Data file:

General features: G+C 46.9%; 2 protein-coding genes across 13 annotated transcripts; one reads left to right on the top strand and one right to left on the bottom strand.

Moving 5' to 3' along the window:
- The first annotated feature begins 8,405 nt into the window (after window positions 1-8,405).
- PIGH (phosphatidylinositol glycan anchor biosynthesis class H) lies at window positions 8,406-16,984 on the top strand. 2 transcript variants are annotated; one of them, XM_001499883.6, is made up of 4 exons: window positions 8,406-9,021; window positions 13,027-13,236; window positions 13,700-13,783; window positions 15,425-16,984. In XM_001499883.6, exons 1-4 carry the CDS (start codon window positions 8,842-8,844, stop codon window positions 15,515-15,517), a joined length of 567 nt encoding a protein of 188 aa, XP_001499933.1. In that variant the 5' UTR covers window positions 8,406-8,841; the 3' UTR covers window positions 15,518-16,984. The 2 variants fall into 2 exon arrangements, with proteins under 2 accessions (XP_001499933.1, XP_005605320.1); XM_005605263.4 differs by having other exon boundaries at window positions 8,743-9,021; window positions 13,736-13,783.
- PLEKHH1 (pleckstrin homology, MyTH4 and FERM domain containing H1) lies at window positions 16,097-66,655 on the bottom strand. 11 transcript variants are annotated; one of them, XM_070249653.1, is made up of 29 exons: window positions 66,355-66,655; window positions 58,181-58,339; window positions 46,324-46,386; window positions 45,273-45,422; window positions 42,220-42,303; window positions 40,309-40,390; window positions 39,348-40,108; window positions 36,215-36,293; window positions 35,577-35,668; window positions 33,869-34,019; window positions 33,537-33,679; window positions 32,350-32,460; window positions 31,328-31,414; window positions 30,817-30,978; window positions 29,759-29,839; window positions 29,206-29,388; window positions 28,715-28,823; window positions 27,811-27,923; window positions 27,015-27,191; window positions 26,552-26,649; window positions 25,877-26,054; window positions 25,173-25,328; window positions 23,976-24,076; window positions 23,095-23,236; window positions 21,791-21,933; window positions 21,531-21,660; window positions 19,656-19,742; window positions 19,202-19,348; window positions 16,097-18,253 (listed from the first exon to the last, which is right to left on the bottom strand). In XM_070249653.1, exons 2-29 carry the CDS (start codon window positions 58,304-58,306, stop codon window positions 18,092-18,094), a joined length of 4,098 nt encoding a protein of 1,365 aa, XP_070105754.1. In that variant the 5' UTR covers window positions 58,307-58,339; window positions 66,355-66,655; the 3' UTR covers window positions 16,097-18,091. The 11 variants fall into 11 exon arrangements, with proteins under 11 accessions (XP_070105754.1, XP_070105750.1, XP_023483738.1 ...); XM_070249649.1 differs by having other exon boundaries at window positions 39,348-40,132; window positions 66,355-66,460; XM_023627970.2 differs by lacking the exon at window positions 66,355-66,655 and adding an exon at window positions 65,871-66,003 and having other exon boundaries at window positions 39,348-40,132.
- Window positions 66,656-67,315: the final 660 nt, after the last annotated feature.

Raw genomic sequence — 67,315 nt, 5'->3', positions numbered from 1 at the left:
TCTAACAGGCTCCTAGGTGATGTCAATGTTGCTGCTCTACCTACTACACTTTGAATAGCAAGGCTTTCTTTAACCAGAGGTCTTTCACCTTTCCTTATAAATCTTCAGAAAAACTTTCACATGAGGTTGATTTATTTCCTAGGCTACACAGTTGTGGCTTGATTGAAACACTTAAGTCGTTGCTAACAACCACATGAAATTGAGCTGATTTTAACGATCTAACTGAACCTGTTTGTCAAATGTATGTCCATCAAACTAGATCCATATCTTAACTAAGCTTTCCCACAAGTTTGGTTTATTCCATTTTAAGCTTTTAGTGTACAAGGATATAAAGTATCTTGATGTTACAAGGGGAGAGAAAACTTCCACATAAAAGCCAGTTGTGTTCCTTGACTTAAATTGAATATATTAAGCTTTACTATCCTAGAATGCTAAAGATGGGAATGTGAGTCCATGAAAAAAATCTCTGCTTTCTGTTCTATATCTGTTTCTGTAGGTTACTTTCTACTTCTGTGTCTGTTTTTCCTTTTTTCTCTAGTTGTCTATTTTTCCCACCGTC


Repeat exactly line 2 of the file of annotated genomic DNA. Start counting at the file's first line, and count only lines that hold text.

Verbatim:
Moving 5' to 3' along the window: